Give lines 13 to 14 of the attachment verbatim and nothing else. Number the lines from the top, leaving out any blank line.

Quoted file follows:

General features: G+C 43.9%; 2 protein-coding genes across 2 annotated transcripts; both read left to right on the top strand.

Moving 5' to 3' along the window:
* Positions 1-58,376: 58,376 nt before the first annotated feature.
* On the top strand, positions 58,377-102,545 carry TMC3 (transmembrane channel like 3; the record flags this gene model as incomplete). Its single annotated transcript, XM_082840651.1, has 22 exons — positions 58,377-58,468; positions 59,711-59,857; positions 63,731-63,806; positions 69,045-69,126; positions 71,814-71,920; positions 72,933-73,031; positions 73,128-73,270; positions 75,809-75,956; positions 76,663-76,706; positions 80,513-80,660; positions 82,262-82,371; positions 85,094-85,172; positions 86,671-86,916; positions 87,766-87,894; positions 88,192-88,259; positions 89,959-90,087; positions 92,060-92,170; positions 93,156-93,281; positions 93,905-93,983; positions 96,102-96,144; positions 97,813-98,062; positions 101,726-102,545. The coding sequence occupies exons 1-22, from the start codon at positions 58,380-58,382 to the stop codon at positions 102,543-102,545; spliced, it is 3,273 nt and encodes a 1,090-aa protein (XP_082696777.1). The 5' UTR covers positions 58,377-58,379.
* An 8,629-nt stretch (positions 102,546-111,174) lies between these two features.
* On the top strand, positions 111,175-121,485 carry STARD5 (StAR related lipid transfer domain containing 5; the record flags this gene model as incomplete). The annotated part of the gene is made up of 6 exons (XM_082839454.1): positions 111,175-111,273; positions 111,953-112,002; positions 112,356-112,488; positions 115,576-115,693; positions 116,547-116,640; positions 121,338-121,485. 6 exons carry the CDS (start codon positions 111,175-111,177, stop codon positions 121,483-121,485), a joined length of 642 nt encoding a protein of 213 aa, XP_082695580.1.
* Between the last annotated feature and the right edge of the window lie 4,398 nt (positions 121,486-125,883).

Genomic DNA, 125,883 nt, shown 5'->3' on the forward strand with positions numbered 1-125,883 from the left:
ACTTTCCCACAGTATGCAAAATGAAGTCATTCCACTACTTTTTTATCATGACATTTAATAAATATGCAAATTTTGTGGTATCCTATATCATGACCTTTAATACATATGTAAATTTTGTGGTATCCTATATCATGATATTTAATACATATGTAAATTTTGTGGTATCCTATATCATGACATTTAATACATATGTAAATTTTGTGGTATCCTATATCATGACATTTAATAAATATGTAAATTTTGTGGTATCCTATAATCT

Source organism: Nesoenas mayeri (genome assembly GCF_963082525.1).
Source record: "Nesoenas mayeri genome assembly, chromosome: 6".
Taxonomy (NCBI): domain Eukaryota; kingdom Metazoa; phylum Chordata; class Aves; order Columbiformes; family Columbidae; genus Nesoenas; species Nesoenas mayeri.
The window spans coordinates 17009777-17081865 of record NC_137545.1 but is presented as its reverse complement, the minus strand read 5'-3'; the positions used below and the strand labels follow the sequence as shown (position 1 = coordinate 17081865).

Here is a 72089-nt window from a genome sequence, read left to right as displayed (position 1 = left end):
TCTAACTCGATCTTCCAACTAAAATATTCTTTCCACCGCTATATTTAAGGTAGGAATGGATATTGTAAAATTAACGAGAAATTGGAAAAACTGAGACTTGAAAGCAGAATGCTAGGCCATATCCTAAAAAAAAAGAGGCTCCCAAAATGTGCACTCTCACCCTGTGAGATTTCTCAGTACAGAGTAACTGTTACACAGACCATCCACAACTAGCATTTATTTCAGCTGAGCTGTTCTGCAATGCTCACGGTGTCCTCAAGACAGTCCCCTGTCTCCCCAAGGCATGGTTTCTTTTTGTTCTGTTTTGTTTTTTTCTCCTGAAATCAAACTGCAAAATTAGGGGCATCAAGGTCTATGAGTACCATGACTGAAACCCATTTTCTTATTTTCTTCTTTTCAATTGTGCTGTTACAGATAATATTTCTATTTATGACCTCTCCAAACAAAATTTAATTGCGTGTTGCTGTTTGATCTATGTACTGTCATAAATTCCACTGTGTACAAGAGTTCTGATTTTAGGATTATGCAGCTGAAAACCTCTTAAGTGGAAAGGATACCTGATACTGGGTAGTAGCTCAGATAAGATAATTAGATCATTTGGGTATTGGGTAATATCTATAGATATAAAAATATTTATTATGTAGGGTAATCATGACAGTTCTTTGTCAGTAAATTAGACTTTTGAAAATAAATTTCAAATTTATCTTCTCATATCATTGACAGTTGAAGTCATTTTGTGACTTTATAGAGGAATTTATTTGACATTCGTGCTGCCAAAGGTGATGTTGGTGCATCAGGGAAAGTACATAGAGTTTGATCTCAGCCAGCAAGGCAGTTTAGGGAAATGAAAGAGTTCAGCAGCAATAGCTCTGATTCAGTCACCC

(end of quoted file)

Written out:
The window spans coordinates 17009777-17081865 of record NC_137545.1 but is presented as its reverse complement, the minus strand read 5'-3'; the positions used below and the strand labels follow the sequence as shown (position 1 = coordinate 17081865).

Here is a 72089-nt window from a genome sequence, read left to right as displayed (position 1 = left end):